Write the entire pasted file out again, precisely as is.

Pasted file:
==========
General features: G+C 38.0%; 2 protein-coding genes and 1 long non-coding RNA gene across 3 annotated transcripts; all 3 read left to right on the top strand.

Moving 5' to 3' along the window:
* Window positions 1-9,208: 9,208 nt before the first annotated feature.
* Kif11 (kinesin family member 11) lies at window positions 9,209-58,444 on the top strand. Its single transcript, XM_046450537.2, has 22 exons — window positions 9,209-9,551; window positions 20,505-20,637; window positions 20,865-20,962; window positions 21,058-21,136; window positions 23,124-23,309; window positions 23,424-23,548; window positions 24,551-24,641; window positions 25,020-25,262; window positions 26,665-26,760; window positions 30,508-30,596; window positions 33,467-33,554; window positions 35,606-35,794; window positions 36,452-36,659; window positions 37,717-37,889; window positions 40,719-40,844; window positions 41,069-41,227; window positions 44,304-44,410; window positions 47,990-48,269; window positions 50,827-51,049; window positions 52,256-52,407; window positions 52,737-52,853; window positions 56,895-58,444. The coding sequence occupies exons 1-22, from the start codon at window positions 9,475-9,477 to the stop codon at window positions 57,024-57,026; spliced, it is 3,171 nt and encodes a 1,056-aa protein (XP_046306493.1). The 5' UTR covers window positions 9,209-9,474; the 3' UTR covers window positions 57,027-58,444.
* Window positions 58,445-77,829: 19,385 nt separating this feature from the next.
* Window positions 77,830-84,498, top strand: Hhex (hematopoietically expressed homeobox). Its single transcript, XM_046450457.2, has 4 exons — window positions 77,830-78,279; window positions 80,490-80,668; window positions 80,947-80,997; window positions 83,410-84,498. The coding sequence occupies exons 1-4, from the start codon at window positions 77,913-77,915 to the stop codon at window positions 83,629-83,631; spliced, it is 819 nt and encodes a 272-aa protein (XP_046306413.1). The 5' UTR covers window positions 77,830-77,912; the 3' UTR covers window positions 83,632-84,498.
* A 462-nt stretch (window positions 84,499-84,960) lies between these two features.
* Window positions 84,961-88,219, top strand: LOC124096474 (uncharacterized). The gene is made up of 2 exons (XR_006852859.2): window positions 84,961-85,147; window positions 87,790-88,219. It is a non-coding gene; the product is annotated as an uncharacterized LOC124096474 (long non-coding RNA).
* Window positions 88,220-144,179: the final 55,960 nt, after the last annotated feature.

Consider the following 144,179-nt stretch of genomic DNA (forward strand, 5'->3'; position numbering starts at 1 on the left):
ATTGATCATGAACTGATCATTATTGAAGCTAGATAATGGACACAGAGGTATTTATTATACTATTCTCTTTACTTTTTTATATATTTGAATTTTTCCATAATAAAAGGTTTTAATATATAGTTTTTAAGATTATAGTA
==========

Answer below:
General features: G+C 38.0%; 2 protein-coding genes and 1 long non-coding RNA gene across 3 annotated transcripts; all 3 read left to right on the top strand.

Moving 5' to 3' along the window:
* Window positions 1-9,208: 9,208 nt before the first annotated feature.
* Kif11 (kinesin family member 11) lies at window positions 9,209-58,444 on the top strand. Its single transcript, XM_046450537.2, has 22 exons — window positions 9,209-9,551; window positions 20,505-20,637; window positions 20,865-20,962; window positions 21,058-21,136; window positions 23,124-23,309; window positions 23,424-23,548; window positions 24,551-24,641; window positions 25,020-25,262; window positions 26,665-26,760; window positions 30,508-30,596; window positions 33,467-33,554; window positions 35,606-35,794; window positions 36,452-36,659; window positions 37,717-37,889; window positions 40,719-40,844; window positions 41,069-41,227; window positions 44,304-44,410; window positions 47,990-48,269; window positions 50,827-51,049; window positions 52,256-52,407; window positions 52,737-52,853; window positions 56,895-58,444. The coding sequence occupies exons 1-22, from the start codon at window positions 9,475-9,477 to the stop codon at window positions 57,024-57,026; spliced, it is 3,171 nt and encodes a 1,056-aa protein (XP_046306493.1). The 5' UTR covers window positions 9,209-9,474; the 3' UTR covers window positions 57,027-58,444.
* Window positions 58,445-77,829: 19,385 nt separating this feature from the next.
* Window positions 77,830-84,498, top strand: Hhex (hematopoietically expressed homeobox). Its single transcript, XM_046450457.2, has 4 exons — window positions 77,830-78,279; window positions 80,490-80,668; window positions 80,947-80,997; window positions 83,410-84,498. The coding sequence occupies exons 1-4, from the start codon at window positions 77,913-77,915 to the stop codon at window positions 83,629-83,631; spliced, it is 819 nt and encodes a 272-aa protein (XP_046306413.1). The 5' UTR covers window positions 77,830-77,912; the 3' UTR covers window positions 83,632-84,498.
* A 462-nt stretch (window positions 84,499-84,960) lies between these two features.
* Window positions 84,961-88,219, top strand: LOC124096474 (uncharacterized). The gene is made up of 2 exons (XR_006852859.2): window positions 84,961-85,147; window positions 87,790-88,219. It is a non-coding gene; the product is annotated as an uncharacterized LOC124096474 (long non-coding RNA).
* Window positions 88,220-144,179: the final 55,960 nt, after the last annotated feature.

Consider the following 144,179-nt stretch of genomic DNA (forward strand, 5'->3'; position numbering starts at 1 on the left):
ATTGATCATGAACTGATCATTATTGAAGCTAGATAATGGACACAGAGGTATTTATTATACTATTCTCTTTACTTTTTTATATATTTGAATTTTTCCATAATAAAAGGTTTTAATATATAGTTTTTAAGATTATAGTA